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By Michael Sussman

In 1995, I began studying the infrastructure investment strategies of industry, government, and society. Since then my company, Strategic Rail Finance has coordinated financing for railroad projects in 35 U.S. states. In 2007 I founded OnTrackNorthAmerica, a non-profit transportation policy and planning organization, to share what I have learned for society’s benefit.

What caught my attention in 1995 was the declining use of freight railroads and trains in favor of cars and trucks – despite the inherent energy, capital, and space efficiencies of rail transport. I wondered: why do we continue to invest the lion’s share of public and private capital toward less efficiency rather than more efficiency?

So I have devoted my business and non-profit organizations to turning around the economic principles that we have been relying on to advance major infrastructure systems.

Perspective on News, Legislation, and Plans

In July, California Governor Jerry Brown signed Executive Order B-32-15 directing numerous state agencies to collaborate on and develop an "integrated action plan" by July 2016 that establishes clear targets to improve freight efficiency, transition to zero-emission technologies, and increase the competitiveness of California's freight system. Caltrans and other state agencies have already solicited comments and are now fully engaged in the development of the action plan. OnTrackNorthAmerica’s intention is that the action plan implement strategies that better deploy freight rail’s economic and environmental benefits.

OnTrackNorthAmerica (OTNA) has been working throughout 2015 to contribute its expertise in freight transportation land use planning to the state’s progress. In light of the significant projected increases in the state’s freight traffic over the next 25 years, California must focus on the optimal integration of  freight transportation and land use. Lower emission truck and locomotive engines alone will not be enough. Conserving highway capacity and road maintenance expenses requires an optimal modal balance between truck and rail modes.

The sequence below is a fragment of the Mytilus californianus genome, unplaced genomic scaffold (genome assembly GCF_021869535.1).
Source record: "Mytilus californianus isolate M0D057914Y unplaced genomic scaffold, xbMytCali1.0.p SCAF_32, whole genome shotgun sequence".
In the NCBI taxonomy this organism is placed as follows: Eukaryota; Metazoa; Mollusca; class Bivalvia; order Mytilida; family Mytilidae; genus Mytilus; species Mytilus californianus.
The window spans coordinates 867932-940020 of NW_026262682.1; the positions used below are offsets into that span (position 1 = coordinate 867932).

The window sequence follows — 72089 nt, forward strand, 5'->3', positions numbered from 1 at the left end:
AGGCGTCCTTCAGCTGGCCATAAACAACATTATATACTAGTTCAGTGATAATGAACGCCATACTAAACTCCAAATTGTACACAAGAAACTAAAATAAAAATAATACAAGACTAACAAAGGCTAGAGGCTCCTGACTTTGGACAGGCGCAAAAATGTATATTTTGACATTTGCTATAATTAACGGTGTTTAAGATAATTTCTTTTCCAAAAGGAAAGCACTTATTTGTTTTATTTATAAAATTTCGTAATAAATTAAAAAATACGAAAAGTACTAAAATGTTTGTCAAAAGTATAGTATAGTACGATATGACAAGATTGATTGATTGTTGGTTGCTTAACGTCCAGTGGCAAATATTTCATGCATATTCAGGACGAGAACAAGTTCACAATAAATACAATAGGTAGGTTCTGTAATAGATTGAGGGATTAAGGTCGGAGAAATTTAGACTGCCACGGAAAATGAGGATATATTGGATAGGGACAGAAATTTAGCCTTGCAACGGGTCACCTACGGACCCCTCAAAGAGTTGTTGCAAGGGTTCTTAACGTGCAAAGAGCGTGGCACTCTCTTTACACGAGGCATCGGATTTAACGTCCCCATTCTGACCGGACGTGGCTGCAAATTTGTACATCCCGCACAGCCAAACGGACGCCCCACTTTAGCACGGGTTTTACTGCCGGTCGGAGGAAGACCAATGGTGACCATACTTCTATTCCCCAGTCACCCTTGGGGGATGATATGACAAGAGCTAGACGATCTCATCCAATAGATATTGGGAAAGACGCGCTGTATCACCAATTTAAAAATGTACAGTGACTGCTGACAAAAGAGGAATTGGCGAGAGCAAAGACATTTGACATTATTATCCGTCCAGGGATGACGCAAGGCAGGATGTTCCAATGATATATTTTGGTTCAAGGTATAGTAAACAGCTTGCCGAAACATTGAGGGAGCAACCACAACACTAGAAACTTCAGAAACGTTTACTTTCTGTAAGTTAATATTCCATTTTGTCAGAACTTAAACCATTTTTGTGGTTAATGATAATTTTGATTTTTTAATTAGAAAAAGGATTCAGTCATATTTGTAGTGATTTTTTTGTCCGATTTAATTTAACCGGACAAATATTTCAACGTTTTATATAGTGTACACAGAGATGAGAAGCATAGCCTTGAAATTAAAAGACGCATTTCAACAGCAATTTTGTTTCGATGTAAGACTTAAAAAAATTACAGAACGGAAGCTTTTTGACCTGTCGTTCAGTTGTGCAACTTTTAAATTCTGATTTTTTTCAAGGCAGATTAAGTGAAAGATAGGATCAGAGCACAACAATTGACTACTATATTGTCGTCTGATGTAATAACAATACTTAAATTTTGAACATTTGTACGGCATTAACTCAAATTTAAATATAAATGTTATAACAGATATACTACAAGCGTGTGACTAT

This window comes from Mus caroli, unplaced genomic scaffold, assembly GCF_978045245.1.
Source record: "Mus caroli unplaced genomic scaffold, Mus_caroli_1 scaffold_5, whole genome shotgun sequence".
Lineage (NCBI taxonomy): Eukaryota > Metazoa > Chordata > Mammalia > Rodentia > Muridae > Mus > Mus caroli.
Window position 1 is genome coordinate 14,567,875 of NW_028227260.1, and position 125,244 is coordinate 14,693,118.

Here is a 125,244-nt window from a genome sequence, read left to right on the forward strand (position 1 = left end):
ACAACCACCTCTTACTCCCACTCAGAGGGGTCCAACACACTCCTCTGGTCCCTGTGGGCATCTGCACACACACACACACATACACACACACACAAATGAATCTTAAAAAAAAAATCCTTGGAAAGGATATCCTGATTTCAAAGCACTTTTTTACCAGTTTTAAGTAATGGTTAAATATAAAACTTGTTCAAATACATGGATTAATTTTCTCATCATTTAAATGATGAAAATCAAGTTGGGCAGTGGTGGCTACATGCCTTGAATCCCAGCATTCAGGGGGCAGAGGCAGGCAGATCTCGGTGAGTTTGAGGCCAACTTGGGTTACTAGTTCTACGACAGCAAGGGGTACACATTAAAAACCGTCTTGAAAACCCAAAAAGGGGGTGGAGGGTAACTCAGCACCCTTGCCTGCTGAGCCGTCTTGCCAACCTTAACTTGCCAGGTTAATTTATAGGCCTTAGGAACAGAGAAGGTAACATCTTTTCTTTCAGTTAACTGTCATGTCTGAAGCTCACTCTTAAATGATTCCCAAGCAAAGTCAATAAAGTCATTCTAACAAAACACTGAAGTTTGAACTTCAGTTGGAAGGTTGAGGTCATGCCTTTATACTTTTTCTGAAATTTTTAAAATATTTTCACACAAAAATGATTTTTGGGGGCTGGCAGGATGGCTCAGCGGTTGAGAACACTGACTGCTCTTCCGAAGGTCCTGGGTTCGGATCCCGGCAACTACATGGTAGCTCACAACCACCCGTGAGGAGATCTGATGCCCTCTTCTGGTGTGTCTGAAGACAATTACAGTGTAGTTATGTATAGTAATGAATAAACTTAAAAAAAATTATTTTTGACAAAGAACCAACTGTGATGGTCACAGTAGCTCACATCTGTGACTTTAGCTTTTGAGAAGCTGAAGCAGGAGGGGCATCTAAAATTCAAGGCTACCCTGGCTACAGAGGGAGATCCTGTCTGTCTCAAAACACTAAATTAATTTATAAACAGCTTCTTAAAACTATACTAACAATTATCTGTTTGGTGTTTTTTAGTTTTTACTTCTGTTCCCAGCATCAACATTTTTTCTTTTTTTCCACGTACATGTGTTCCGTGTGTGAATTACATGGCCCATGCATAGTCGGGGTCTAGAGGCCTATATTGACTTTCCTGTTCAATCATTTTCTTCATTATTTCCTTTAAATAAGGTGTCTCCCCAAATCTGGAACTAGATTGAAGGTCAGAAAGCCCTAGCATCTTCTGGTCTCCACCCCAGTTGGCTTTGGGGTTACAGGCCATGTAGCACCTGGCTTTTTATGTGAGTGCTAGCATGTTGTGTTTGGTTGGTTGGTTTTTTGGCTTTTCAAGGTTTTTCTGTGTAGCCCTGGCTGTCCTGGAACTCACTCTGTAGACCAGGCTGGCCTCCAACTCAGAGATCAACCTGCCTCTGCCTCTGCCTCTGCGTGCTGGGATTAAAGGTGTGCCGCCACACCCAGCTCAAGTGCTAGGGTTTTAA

OnTrackNorthAmerica’s innovative initiatives and collaborative activities are made possible by donations from many individuals. To help accelerate OTNA’s achievement of its vital mission,
we encourage you to consider making a donation.

What Needs to be Said, by Michael Sussman

”Preserving competition in the marketplace,” by itself, is an incomplete regulatory principle that must be augmented with thoughtful collaboration if we are to produce an optimal, sustainable transportation system. When we saw the need for paving muddy roads to and from the railroads in the early 20th century, we missed the opportunity to thoughtfully integrate the newly developing freight highway system with the highly developed rail system. The resulting competition in commerce and public policy triggered a disastrous long-term shrinkage of the geographic footprint of the rail network leading to a suboptimal transportation system.

Coordinating across industries, companies, agencies, and indeed political parties requires respect, collaboration, and consensus-based decision-making processes. Our governing system, however, is structured to manage competing “factions” instead. Competition in the marketplace, competition for government attention, and competitive debate, rather than thoughtful deliberation, have stifled our collective ability to address the thornier issues of our day.

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OTNA Initiative Updates

OnTrackNorthAmerica and Cisco Systems sign MOU to co-lead OTNA’s National Transportation Life-Cycle Costs and Benefits Project

OnTrackNorthAmerica (OTNA) and Cisco Systems, Inc. (Cisco) announce their partnership to build the next generation of transportation life-cycle cost and benefit measurement tools. The purpose of this project is to develop clear, functional measures for future planning and investing in transportation infrastructure. Once established, OTNA and Cisco will make the dataset and analytical framework available for wide adoption. The co-leaders will present their draft list of measures for stakeholders to expand and fine tune during a series of “Intelliconferences”.

Barry Einsig, Cisco’s Global Transportation Executive, says, “We are pleased to join OTNA in addressing the timely need for agreement on what we want transportation investments to produce for us as a nation and a continent.”

According to OTNA’s president, Michael Sussman, “Applying a rational approach to measuring the life-cycle costs and benefits of transport systems, rail will finally be valued appropriately for its long-term return on investment. Cisco brings a wealth of intellectual resources to this important endeavor. By inviting stakeholders from business, government, and community, we intend to generate collective intelligence towards policies, plans, and investments that serve the country.”

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